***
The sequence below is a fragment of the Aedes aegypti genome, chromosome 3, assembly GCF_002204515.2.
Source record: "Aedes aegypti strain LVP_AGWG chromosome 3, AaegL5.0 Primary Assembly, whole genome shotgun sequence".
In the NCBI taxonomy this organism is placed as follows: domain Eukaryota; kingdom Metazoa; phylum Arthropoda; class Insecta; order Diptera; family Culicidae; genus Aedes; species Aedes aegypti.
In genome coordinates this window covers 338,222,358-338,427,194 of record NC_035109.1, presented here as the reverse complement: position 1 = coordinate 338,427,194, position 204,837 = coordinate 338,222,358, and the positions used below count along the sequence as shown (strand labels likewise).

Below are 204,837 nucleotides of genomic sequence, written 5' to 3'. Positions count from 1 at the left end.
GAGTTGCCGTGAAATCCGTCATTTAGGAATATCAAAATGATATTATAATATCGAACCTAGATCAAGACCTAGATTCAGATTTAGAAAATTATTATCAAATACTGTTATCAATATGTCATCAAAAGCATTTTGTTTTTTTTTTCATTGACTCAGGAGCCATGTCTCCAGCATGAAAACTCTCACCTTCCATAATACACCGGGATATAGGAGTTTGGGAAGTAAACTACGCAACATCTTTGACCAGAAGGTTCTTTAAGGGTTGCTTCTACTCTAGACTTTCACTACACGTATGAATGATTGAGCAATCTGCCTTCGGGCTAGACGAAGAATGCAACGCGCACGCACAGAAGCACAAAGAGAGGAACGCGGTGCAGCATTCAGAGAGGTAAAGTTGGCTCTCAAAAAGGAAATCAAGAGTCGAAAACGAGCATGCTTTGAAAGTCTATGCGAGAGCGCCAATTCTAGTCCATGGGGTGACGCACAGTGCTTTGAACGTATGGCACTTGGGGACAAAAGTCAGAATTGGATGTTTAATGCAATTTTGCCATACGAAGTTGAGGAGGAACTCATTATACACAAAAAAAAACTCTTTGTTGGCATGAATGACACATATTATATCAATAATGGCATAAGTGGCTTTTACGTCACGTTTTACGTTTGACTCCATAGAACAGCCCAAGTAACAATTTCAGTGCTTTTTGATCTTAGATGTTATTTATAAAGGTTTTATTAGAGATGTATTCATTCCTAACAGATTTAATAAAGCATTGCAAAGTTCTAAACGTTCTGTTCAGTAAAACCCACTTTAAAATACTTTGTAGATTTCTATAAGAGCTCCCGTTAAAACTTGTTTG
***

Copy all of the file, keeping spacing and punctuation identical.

The sequence below is a fragment of the Aedes aegypti genome, chromosome 3, assembly GCF_002204515.2.
Source record: "Aedes aegypti strain LVP_AGWG chromosome 3, AaegL5.0 Primary Assembly, whole genome shotgun sequence".
In the NCBI taxonomy this organism is placed as follows: domain Eukaryota; kingdom Metazoa; phylum Arthropoda; class Insecta; order Diptera; family Culicidae; genus Aedes; species Aedes aegypti.
In genome coordinates this window covers 338,222,358-338,427,194 of record NC_035109.1, presented here as the reverse complement: position 1 = coordinate 338,427,194, position 204,837 = coordinate 338,222,358, and the positions used below count along the sequence as shown (strand labels likewise).

Below are 204,837 nucleotides of genomic sequence, written 5' to 3'. Positions count from 1 at the left end.
GAGTTGCCGTGAAATCCGTCATTTAGGAATATCAAAATGATATTATAATATCGAACCTAGATCAAGACCTAGATTCAGATTTAGAAAATTATTATCAAATACTGTTATCAATATGTCATCAAAAGCATTTTGTTTTTTTTTTCATTGACTCAGGAGCCATGTCTCCAGCATGAAAACTCTCACCTTCCATAATACACCGGGATATAGGAGTTTGGGAAGTAAACTACGCAACATCTTTGACCAGAAGGTTCTTTAAGGGTTGCTTCTACTCTAGACTTTCACTACACGTATGAATGATTGAGCAATCTGCCTTCGGGCTAGACGAAGAATGCAACGCGCACGCACAGAAGCACAAAGAGAGGAACGCGGTGCAGCATTCAGAGAGGTAAAGTTGGCTCTCAAAAAGGAAATCAAGAGTCGAAAACGAGCATGCTTTGAAAGTCTATGCGAGAGCGCCAATTCTAGTCCATGGGGTGACGCACAGTGCTTTGAACGTATGGCACTTGGGGACAAAAGTCAGAATTGGATGTTTAATGCAATTTTGCCATACGAAGTTGAGGAGGAACTCATTATACACAAAAAAAAACTCTTTGTTGGCATGAATGACACATATTATATCAATAATGGCATAAGTGGCTTTTACGTCACGTTTTACGTTTGACTCCATAGAACAGCCCAAGTAACAATTTCAGTGCTTTTTGATCTTAGATGTTATTTATAAAGGTTTTATTAGAGATGTATTCATTCCTAACAGATTTAATAAAGCATTGCAAAGTTCTAAACGTTCTGTTCAGTAAAACCCACTTTAAAATACTTTGTAGATTTCTATAAGAGCTCCCGTTAAAACTTGTTTG